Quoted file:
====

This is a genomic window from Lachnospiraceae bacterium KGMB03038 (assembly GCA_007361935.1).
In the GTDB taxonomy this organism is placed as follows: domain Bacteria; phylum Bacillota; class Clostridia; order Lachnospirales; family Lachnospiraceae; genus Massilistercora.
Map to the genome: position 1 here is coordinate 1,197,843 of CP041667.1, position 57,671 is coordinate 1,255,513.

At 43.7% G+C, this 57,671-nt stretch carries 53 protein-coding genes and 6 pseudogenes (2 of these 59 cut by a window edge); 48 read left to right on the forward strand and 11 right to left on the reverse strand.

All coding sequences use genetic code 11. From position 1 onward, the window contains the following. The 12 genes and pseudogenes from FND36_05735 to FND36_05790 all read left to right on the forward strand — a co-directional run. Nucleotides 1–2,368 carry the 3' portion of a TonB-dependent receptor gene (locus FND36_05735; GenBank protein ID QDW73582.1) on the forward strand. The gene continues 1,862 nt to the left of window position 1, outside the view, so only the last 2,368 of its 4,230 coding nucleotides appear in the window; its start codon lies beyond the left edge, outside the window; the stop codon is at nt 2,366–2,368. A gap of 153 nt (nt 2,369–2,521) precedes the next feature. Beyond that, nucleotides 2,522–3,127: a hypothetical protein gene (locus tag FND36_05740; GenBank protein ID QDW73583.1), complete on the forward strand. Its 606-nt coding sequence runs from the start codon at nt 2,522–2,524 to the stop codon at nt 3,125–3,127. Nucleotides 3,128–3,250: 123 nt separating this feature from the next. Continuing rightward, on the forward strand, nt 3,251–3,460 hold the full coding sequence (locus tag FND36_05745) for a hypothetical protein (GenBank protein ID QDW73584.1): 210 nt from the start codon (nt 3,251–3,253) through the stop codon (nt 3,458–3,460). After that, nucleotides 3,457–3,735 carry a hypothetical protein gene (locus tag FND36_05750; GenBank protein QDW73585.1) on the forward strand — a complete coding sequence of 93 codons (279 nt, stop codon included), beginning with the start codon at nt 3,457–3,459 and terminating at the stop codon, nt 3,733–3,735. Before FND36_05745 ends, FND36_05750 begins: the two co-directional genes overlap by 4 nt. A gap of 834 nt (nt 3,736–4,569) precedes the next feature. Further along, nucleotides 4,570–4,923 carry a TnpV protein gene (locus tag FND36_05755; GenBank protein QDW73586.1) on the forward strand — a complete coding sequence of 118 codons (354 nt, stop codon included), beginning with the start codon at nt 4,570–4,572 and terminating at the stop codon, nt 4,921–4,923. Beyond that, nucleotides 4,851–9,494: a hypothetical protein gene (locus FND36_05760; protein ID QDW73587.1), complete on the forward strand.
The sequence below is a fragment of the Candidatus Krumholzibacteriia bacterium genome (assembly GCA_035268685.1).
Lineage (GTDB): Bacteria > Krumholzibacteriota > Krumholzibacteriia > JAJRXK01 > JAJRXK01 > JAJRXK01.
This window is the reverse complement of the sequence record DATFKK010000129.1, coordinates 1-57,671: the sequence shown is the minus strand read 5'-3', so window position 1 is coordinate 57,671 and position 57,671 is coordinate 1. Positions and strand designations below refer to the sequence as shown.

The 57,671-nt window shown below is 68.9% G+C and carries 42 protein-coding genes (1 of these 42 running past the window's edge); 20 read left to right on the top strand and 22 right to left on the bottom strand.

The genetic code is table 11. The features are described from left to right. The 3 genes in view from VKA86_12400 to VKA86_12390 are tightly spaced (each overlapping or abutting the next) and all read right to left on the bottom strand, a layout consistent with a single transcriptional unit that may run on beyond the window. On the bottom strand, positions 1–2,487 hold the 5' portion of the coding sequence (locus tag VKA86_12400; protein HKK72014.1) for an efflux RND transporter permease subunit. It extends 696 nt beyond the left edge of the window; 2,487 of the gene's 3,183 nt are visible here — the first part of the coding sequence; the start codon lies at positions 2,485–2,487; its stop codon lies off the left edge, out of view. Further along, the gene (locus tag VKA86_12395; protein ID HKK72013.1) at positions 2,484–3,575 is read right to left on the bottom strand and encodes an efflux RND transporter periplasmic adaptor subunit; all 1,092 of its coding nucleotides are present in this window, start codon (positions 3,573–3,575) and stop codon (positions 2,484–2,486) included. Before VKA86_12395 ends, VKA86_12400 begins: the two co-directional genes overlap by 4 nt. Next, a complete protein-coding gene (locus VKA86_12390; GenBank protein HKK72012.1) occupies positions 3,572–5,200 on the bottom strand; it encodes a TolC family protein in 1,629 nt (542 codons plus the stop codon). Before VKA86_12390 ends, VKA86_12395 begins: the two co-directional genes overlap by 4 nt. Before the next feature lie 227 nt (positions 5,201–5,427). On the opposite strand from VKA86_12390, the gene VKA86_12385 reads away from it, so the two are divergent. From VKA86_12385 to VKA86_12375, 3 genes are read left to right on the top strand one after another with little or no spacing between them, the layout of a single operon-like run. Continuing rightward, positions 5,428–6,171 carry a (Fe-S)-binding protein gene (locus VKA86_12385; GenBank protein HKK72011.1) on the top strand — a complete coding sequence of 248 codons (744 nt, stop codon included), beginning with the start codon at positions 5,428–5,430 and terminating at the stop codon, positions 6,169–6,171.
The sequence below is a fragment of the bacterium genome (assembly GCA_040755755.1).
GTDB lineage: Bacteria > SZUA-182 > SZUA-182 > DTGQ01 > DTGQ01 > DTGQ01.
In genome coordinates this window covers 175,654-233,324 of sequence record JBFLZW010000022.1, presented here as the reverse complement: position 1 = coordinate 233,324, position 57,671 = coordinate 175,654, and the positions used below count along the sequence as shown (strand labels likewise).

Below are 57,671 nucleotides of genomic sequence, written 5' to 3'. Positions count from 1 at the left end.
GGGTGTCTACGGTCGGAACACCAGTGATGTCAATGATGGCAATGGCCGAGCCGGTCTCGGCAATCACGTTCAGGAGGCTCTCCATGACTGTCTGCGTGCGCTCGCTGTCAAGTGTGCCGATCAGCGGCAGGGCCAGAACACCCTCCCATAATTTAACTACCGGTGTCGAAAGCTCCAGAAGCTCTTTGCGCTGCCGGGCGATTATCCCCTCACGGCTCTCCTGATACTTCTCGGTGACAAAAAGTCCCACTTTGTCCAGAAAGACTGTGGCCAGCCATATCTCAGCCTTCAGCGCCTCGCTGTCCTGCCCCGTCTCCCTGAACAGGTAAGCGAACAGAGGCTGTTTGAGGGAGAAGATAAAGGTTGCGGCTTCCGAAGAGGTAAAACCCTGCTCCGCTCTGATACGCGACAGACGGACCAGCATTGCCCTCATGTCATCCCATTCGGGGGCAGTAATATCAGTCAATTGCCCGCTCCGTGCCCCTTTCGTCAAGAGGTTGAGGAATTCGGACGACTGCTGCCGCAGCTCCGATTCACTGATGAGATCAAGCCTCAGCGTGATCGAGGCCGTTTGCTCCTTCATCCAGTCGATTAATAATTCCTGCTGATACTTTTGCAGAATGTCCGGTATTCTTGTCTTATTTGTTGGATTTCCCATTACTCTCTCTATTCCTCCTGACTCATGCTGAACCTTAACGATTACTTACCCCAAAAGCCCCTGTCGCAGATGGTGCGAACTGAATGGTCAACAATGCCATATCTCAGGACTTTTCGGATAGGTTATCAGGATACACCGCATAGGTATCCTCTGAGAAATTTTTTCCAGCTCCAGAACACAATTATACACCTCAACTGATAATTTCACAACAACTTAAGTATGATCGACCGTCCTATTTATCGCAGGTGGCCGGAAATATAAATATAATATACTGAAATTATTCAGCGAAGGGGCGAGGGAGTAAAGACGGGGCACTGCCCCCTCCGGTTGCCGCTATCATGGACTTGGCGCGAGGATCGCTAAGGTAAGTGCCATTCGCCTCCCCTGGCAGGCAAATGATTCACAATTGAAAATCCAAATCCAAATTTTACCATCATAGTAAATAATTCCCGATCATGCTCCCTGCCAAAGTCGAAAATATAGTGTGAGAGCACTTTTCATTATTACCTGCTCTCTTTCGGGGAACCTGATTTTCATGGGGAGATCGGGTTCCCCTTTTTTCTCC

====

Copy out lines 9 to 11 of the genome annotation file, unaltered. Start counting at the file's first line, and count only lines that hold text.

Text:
The 57,671-nt window shown below is 68.9% G+C and carries 42 protein-coding genes (1 of these 42 running past the window's edge); 20 read left to right on the top strand and 22 right to left on the bottom strand.

The genetic code is table 11. The features are described from left to right. The 3 genes in view from VKA86_12400 to VKA86_12390 are tightly spaced (each overlapping or abutting the next) and all read right to left on the bottom strand, a layout consistent with a single transcriptional unit that may run on beyond the window. On the bottom strand, positions 1–2,487 hold the 5' portion of the coding sequence (locus tag VKA86_12400; protein HKK72014.1) for an efflux RND transporter permease subunit. It extends 696 nt beyond the left edge of the window; 2,487 of the gene's 3,183 nt are visible here — the first part of the coding sequence; the start codon lies at positions 2,485–2,487; its stop codon lies off the left edge, out of view. Further along, the gene (locus tag VKA86_12395; protein ID HKK72013.1) at positions 2,484–3,575 is read right to left on the bottom strand and encodes an efflux RND transporter periplasmic adaptor subunit; all 1,092 of its coding nucleotides are present in this window, start codon (positions 3,573–3,575) and stop codon (positions 2,484–2,486) included. Before VKA86_12395 ends, VKA86_12400 begins: the two co-directional genes overlap by 4 nt. Next, a complete protein-coding gene (locus VKA86_12390; GenBank protein HKK72012.1) occupies positions 3,572–5,200 on the bottom strand; it encodes a TolC family protein in 1,629 nt (542 codons plus the stop codon). Before VKA86_12390 ends, VKA86_12395 begins: the two co-directional genes overlap by 4 nt. Before the next feature lie 227 nt (positions 5,201–5,427). On the opposite strand from VKA86_12390, the gene VKA86_12385 reads away from it, so the two are divergent. From VKA86_12385 to VKA86_12375, 3 genes are read left to right on the top strand one after another with little or no spacing between them, the layout of a single operon-like run. Continuing rightward, positions 5,428–6,171 carry a (Fe-S)-binding protein gene (locus VKA86_12385; GenBank protein HKK72011.1) on the top strand — a complete coding sequence of 248 codons (744 nt, stop codon included), beginning with the start codon at positions 5,428–5,430 and terminating at the stop codon, positions 6,169–6,171.
The sequence below is a fragment of the bacterium genome (assembly GCA_040755755.1).